Caneuon Gwerin

Archwilio ac arddangos caneuon Gwerin o Gymru / Exploring and showcasing folk songs from Wales

Archive for the tag “Dod dy Law”

Dod dy Law

[Scroll down for English]

Mae llawer o’r bobl sy’n ymddiddori yng ngherddoriaeth gwerin yn bendant bod rhaid dyfynnu ffynhonnell pob cân ac alaw rydych chi’n perfformio. Dwi’n cytuno bod hi’n angenrheidiol i gyfeirio at rywun sydd wedi ysgrifennu geiriau neu alaw i gân rydech chi’n perfformio ac os ydych chi wedi penderfynnu dysgu’r gân ar ôl clywed unigolyn penodol yn ei berfformio mae hi’n caredig i gydnabod hyn.

Ond mae gen i ddau broblem efo’r mynnu hyn ar ddyfynnu ffynhonnellau: 1) Os ydych yn traddodi stori hir am ffynhonnell pob cân cyn ei berfformio gall eich set 40 munud mynd yn ‘formulaic’ a diflas efo mwy o amser yn cael ei wario ar straeon am y ganeuon nag ar y gerddoriaeth 2) Yn aml mae’n amhosib dweud o ble daethoch chi o hyd i’r gân yn y lle gyntaf! Un arwydd o sîn gwerin iachus yw fod pobl yn tyfu fynny yn canu a nabod caneuon gwerin efo dim syniad o bwy recordiodd hi’n gyntaf. Yn wir, dyma un o’r brif pethau sy’n gwneud y caneuon hyn y ganeuon gwerin – mae nhw’n perthyn i bawb yn hafal gan fod neb yn gwybod enw’r dyn neu’r dynes a ysgrifennodd hi yn y lle gyntaf.

Cân felly yw Dod Dy Law i mi. Dwi’n gwybod, o wneud ychydig o ymchwil, bod y gân wedi cael ei gasglu gan Miss Tydfil Roberts o Lanerfyl sy’n agos i’r pentref Llanwddyn ble cefais i fy magu felly mae’n debyg fy mod i wedi cywed hi’n gyntaf gan rywun o’r ardal leol fel Sian James neu Glandon o Barti Cut Lloi. Serch hyn dwi ddim yn cofio’r tro cyntaf i mi glywed i gân na gan bwy dysgais i’r geiriau neu’r alaw.

(Photo credit Gabrielle Kai Photography)

(Photo credit Gabrielle Kai Photography)

Pan dwi’n perfformio efo’r Foxglove Trio dwi’n aml yn dweud taw Bugeilio’r Gwenith Gwyn yw’r gân mwyaf trist yn y repertoire o ganeuon gwerin Cymreig. Ond mae hyn oherwydd y stori sy’n mynd efo’r gân am gariad gwaharddedig Wil Hopcyn ac Anne Thomas. Wrth edrych ar y geiriau yn lle y cyd destyn, dwi’n sicr taw Dod dy Law yw’r gân mwyaf emosiynol, os nad y gân tristaf, dwi’n nabod. Mae’n gân fyr iawn – dim ond 3 pennill o 4 llinell yr un – ond mae pob gair yn hynnod o bwerus.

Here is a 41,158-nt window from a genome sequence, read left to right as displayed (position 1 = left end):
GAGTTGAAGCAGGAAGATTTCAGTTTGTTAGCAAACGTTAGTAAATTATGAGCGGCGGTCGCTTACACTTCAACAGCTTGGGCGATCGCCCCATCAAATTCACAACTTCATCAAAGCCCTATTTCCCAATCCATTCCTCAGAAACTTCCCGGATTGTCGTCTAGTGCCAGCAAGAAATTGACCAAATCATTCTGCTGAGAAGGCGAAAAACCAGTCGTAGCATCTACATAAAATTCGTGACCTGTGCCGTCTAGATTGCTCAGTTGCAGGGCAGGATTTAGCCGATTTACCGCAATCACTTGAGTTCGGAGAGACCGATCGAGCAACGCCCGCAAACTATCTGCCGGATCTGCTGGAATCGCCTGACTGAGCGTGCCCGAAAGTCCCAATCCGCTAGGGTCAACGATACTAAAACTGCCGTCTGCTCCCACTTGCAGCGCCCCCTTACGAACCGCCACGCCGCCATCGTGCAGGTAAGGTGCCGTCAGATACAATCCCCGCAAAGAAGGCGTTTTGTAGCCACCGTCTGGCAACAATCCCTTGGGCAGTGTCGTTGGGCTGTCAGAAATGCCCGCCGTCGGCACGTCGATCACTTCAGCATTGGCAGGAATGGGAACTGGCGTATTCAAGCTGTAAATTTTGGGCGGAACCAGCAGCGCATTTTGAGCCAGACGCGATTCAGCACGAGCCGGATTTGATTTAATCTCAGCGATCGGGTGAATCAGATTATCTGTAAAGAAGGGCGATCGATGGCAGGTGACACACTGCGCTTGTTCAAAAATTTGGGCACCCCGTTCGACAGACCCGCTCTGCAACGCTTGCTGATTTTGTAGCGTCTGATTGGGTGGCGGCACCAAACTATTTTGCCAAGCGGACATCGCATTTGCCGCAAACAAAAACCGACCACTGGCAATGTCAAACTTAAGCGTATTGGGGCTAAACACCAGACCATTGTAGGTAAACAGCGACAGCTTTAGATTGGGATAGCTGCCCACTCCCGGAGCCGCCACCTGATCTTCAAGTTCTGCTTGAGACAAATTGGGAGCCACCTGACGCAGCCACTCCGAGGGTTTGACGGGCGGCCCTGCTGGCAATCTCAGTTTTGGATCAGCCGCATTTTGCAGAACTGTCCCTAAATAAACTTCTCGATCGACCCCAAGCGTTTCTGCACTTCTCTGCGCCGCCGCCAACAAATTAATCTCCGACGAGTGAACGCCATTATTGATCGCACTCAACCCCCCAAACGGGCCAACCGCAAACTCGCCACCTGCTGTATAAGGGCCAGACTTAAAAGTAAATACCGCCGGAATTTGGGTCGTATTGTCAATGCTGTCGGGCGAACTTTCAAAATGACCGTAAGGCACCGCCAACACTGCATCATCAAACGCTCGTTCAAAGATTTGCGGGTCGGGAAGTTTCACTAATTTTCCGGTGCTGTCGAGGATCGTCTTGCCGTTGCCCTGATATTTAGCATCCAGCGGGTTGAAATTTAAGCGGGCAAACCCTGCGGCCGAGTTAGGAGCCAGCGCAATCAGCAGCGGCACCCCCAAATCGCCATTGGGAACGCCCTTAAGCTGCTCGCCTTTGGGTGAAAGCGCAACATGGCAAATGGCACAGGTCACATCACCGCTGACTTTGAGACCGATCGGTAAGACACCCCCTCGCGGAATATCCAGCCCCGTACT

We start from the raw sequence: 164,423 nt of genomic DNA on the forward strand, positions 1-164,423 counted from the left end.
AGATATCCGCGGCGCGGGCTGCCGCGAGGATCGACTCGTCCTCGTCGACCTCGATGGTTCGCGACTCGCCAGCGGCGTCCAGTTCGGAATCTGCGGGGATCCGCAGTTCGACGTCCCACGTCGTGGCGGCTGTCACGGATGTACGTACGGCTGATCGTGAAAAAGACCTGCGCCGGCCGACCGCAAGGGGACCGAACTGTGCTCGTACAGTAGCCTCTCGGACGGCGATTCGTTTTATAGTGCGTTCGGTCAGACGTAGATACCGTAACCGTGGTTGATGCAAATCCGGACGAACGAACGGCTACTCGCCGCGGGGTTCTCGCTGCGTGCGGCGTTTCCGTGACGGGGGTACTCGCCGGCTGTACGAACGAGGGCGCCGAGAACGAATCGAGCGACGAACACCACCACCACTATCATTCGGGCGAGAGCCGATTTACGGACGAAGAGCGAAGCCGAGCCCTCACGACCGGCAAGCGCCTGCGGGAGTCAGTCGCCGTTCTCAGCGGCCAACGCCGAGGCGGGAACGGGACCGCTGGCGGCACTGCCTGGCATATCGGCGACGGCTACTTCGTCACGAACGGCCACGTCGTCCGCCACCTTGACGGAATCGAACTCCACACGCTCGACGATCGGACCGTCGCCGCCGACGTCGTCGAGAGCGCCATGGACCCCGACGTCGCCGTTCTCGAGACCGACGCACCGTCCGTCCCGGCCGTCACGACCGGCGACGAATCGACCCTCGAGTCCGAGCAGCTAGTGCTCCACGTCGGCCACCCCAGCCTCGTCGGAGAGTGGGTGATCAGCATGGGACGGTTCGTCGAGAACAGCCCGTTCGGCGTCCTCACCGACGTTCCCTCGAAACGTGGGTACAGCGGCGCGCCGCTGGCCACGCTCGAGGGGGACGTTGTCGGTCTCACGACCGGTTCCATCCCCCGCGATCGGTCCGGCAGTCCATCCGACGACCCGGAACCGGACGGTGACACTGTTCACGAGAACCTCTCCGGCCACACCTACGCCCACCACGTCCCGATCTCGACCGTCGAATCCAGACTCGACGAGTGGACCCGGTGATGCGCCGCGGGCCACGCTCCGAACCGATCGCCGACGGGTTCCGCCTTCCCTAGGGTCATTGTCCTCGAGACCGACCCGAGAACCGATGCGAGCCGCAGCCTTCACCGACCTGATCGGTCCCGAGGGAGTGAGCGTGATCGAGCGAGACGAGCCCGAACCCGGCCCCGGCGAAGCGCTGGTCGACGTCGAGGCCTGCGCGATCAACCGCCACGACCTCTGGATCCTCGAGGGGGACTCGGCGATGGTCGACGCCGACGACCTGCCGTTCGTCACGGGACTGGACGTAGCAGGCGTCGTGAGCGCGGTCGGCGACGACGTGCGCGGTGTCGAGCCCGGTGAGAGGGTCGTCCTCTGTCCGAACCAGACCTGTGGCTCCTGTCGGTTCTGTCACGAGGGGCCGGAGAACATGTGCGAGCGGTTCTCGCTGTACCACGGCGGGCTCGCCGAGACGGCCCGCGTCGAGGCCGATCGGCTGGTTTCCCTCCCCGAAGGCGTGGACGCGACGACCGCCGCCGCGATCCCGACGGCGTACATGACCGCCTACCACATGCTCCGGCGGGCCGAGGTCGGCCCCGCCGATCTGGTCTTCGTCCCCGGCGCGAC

Mae geiriau’r cân o safbwynt rhywun sydd wedi cael eu brifo gan cyn gariad ac mae nhw’n siarad yn syth at y cariad yma gan ddweud, efallai nad ydych wedi sylweddoli hyn, ond rydych chi wedi torri fy nghanol a dwi ddim yn gwybod os byddai eriod yn gwella. Mae’r alaw yn syml ond yn gweddu’r ddicter a’r tristwch yn y gân yn berffaith.

Geiriau

Daw’r geiriau hyn o wefan Gwenan Gibbard. Dwi wedi newid y geiriau “pob dyn unig” i “pob un unig” i wneud hi’n gân unrhyw.

Dod dy law on’d wyt yn coelio
Dan fy mron a gwylia ’mriwio,
Ti gei glywed os gwrandewi
Swn y galon fach yn torri.

O f’anwylyd, cymer frwynen
Ac ymafael yn ei deupen,
Yn ei hanner tor hi’n union
Fel y torraist ti fy nghalon.

Trwm yw’r plwm a thrwm yw’r cerrig
Trwm yw calon pob un unig,
Trymach fyth dan haul a lleuad
Yw canu’n iach lle byddo cariad.

Gwreiddiau

Yn ol wefan Parti Cut Lloi Casglwyd Dod dy Law gan Amy Parry-Williams o Gymdeithas Alaw Werin Cymru oddi wrth Miss Tydfil Roberts, Y Rectory, Llanerfyl. Dwedodd Miss Roberts bod hi wedi clywed y gân gan ei mam.

Ble nesaf?

Mae sawl act cyfoes wedi recordio Dod dy Law yn ddiweddar:

  • Siân James, Y Ferch o Bedlam, Recordiau Bos Records, 2005
  • Gwenan Gibbard, Y Gwenith Gwynnaf, Sain (SCD2504), 2006
  • Fiona & Gorwel Owen, Spring Always Comes, Yamoosh!, 2008
  • Linda Griffiths, Blodeugerdd: Song of the Flowers – An Anthology of Welsh Music and Song, Smithsonian Folkways Recordings (SFW40552), 2009

Heblaw am wefannau rhai o’r gantorion hyn dwi ddim yn meddwl bod y gân wedi cael ei argraffu unrhyw le. Mae llawer of ganeuon gwerin wedi cael eu argraffu er mwyn iddynt bod yn ddarn gosod mewn Eisteddfod ond dwi’n amau basu yna teimlad bod Dod dy Law yn rhy ddwys i berfformwyr ifanc a rhy fyr ac anuchelgeisiol i’r rhai hyn a bydd hi felly byth yn cyrraedd llwyfan yr Eisteddfod. Os ydych chi’n gwybod am unrhyw argraffiad neu os ydw i’n anghywir ac mae’r gân eisioes wedi chwarae rhan mewn Eisteddfod gadewch i mi wybod!